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Fruit picking robot closer to bearing fruit

Industry Best Practice

Ripe Robotics’ fruit picking robot edges closer to orchard trials, with development of the fifth iteration of the robot taking place over the last few months.

Major modifications have been made to ‘Mk5’ in recent times, primarily around increasing reliability and reducing power usage.

“We’ve undergone some pretty massive design changes recently,” says Hunter Jay, CEO of Ripe Robotics.

“We’ve changed the end-effector, previously we had big tubes which worked well on a small scale, when we were picking apples of up to a couple of hundred, there was no problem.

“But a stick might become lodged  every couple of hundred, which is still far too often. A stick every 10,000 apples is still too frequent.

“So we’ve made some changes, still using suctions but using a smaller suction cap that wraps around the fruit, and it’s looking to be a lot more effective.

“We’re still hoping to get it into orchard late this season, there’s obviously only Pink Lady apples still to be picked but we’re still aiming to get it out for testing, and then oranges after that and look to expand throughout next season.”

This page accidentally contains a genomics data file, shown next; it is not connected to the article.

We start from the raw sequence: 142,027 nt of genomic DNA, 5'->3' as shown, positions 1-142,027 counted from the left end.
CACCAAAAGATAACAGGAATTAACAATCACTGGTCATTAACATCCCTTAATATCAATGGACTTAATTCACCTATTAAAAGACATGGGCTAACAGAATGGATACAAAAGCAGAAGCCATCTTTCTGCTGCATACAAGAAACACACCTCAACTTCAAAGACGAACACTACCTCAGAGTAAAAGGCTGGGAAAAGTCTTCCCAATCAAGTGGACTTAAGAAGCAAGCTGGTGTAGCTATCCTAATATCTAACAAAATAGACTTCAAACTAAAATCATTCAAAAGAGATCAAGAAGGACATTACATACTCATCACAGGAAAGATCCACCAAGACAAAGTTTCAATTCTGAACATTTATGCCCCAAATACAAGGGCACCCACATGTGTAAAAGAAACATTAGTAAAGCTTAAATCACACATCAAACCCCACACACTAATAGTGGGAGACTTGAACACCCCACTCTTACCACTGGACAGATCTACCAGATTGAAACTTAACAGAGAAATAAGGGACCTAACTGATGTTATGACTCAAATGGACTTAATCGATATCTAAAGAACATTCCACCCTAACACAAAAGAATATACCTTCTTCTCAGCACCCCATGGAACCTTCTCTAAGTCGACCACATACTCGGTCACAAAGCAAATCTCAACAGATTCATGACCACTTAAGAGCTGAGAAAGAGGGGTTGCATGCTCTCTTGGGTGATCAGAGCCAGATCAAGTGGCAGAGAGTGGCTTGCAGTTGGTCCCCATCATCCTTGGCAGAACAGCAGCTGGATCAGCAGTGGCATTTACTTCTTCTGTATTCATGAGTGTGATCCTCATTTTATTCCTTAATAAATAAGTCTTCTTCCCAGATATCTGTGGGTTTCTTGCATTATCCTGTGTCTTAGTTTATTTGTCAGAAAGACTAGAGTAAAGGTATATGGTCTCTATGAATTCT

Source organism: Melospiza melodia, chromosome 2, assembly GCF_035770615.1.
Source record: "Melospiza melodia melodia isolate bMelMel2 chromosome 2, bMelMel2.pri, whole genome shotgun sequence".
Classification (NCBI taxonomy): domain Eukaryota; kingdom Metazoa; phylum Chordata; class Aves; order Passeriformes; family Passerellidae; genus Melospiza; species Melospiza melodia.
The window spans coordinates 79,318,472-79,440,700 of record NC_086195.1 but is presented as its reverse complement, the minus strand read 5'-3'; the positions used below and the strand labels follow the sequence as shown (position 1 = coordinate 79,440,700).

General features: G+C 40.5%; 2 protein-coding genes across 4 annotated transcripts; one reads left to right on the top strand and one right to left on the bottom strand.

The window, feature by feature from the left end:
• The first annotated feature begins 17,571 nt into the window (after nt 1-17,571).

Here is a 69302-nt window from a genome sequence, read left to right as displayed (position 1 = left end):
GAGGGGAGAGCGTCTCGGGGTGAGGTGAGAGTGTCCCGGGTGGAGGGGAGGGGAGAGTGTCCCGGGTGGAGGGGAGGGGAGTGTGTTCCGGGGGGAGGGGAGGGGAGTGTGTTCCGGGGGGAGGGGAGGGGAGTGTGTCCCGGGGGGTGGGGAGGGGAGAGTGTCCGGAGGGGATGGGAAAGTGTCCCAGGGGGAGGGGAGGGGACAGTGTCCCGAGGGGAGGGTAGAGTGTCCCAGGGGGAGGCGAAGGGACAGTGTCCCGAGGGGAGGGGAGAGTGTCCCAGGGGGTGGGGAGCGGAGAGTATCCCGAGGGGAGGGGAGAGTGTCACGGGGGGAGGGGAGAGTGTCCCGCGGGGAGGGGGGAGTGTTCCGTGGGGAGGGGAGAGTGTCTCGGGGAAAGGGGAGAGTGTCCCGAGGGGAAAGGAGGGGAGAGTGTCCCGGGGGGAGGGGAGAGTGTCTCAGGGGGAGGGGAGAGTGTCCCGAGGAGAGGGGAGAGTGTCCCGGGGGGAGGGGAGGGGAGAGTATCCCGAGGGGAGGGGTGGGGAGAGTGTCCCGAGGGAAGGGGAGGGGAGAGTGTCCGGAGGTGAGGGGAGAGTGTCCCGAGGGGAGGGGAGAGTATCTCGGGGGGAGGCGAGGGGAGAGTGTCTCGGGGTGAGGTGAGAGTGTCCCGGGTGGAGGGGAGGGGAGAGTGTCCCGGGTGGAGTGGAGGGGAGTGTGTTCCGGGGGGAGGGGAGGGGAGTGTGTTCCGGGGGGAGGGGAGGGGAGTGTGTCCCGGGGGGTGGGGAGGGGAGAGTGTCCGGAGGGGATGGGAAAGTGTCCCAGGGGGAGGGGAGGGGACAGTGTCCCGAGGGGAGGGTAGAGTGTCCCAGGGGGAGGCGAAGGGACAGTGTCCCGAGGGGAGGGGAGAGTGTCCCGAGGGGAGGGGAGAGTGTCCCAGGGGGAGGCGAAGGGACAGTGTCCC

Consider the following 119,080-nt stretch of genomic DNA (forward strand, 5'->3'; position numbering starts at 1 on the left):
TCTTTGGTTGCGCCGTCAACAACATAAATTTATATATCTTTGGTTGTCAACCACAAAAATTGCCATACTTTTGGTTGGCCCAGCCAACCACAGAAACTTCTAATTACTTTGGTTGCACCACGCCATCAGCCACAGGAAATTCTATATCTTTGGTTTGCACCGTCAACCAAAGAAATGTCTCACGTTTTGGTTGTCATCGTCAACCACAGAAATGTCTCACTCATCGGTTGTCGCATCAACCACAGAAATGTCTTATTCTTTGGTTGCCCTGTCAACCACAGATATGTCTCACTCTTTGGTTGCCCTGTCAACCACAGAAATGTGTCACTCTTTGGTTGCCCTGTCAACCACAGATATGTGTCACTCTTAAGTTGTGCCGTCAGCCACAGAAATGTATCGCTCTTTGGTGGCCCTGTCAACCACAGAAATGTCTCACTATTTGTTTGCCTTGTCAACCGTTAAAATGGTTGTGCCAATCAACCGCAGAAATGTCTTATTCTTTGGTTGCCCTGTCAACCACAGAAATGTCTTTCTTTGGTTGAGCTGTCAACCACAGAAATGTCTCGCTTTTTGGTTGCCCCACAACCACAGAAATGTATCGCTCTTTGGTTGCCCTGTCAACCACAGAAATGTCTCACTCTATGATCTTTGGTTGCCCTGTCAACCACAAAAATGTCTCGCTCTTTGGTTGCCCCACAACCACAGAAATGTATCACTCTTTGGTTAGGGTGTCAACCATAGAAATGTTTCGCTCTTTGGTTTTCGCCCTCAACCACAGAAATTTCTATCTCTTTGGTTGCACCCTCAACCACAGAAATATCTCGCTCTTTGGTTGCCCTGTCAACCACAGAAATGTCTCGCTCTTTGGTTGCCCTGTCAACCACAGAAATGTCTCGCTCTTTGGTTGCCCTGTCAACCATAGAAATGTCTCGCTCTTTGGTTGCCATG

The developments come as accessing harvest labour proves to be a perennial issue on orchards across Australia. The implementation of a minimum wage for fruit pickers starts next week, from April 28.

It takes around 4 – 5 seconds, on average, for a human to pick an apple. The robot uses several arms to fill a single bin of fruit – the video below is the most recent footage available of the robot, but does not include some of the new design modifications.



“While we’re testing, the price we set for growers  is the same as you’d set for a bin, picked by a human.

“Eventually, once we are confident that the robot can pick as well or better than humans, we would raise that price.”

Ripe Robotics are based out of Ardmona in Victoria. The robot is still several years away from being commercially available, but has several buyers lined up already for the first edition.

The name of the robot is “still being worked out” according to Hunter. The robot was previously known as Eve.

Hunter also confirmed that there were several interesting collaborations being looked at in other areas, including A.I. technology when it came to fruit scanning.

Ripe Robotics last year raised $610k in investor seed funding.

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